"Together, all things are possible."

Cesar Chavez



One of the most effective strategies for achieving equality of educational opportunity is making sure that education for every child begins in early infancy. This strategy is the foundation for DC Appleseed’s advocacy for early childhood education.

In 2017, we advocated for the visionary legislation that requires the city to provide early childhood education for babies from 0-3. This law was modeled on the District’s successful universal pre-K for 3- and 4- year-old children.

Making sure the 0-3 law is adequately funded has been a challenge for Appleseed and the 45 other organizations we are working with in the Under3DC coalition. However, we see funds provided by The American Rescue Plan Act of 2021, as an unprecedented opportunity to stabilize the child care that is currently available in DC and make the investments we need to develop an early childhood education system that is strong, high-quality, affordable, and accessible.

One of our most urgent early childhood education needs is better compensation for teachers, whether their jobs are in traditional public/charter or community-based programs, and whether they work with preschool and pre-k children or with infants and toddlers. Early childhood education teachers have a crucial impact on children during the years when their principal human development takes place.

Making funding for early childhood education a priority makes economic sense. Our city’s early education and care community - which has long operated on razor-thin margins and inadequate pay - has been one of the sectors most heavily burdened by the pandemic. It is good for business when working parents can rely on quality early childhood education for their kids.

DC Appleseed is also involved in research that is exploring the impact of enhanced training for early childhood education teachers. The purpose of this training is to make it possible for teachers of children under three to identify early signs of disability and to facilitate interventions that will make it easier for children to learn.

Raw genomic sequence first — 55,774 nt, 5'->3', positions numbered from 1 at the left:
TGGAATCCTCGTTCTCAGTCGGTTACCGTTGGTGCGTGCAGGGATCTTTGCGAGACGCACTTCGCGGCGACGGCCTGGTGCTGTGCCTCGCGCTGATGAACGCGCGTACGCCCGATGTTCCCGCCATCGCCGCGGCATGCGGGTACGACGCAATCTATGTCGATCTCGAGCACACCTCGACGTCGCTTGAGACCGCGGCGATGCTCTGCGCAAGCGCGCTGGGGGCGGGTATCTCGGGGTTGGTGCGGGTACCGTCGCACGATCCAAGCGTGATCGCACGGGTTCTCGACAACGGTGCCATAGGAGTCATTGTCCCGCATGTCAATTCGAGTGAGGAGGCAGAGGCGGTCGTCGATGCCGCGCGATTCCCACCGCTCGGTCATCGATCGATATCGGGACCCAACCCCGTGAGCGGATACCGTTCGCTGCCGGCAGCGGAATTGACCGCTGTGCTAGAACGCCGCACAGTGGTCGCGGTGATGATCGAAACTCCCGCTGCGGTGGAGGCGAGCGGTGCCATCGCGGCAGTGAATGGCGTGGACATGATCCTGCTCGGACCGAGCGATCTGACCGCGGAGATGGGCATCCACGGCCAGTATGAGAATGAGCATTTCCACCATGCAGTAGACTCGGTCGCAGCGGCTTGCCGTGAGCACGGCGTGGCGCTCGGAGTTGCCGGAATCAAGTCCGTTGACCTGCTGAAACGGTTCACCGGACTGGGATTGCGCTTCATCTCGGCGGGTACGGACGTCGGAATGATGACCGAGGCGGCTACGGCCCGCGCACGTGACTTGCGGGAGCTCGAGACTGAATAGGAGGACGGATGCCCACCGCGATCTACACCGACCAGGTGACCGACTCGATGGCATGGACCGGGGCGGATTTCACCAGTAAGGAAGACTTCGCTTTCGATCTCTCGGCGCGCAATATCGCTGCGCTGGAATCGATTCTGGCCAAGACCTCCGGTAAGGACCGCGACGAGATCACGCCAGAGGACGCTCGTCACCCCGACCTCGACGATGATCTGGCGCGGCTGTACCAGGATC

Staff Contact: Neil Richardson

Pro Bono Partners: King & Spaulding

"I'm no longer accepting the things I cannot change...I'm changing the things I cannot accept."

Angela Davis

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There are nearly 50,000 children with cases open in the District’s child support system, more than the number of students enrolled in DC Public Schools. Yet only two in five of these children received any child support payments in 2011. DC Appleseed is advocating for the District to adopt policies to improve the likelihood that children will get the financial support they need and deserve. This includes better establishment and enforcement of child support orders and efforts to help parents find and keep jobs that pay a family-supporting wage.


Staff Contact: Neil Richardson

Pro Bono Partners: Crowell & Moring LLP and Kilpatrick Townsend LLP

"Differences are not intended to separate, to alienate. We are different precisely in order to realize our need of one another."

Bishop Desmond Tutu



DC Appleseed continues to advocate for strategies that will reduce the District’s reliance on litigation to resolve special education disputes, in order to help special education students get the services they need and get them more quickly. Our most recent effort focuses on improving the likelihood of success for special education students who are transitioning into or out of non-public schools.


Staff Contact: Neil Richardson

Pro Bono Partners: DLA Piper; Gary Ratner, Citizens for Effective Schools, Inc.; King & Spalding LLP; Steptoe & Johnson LLP

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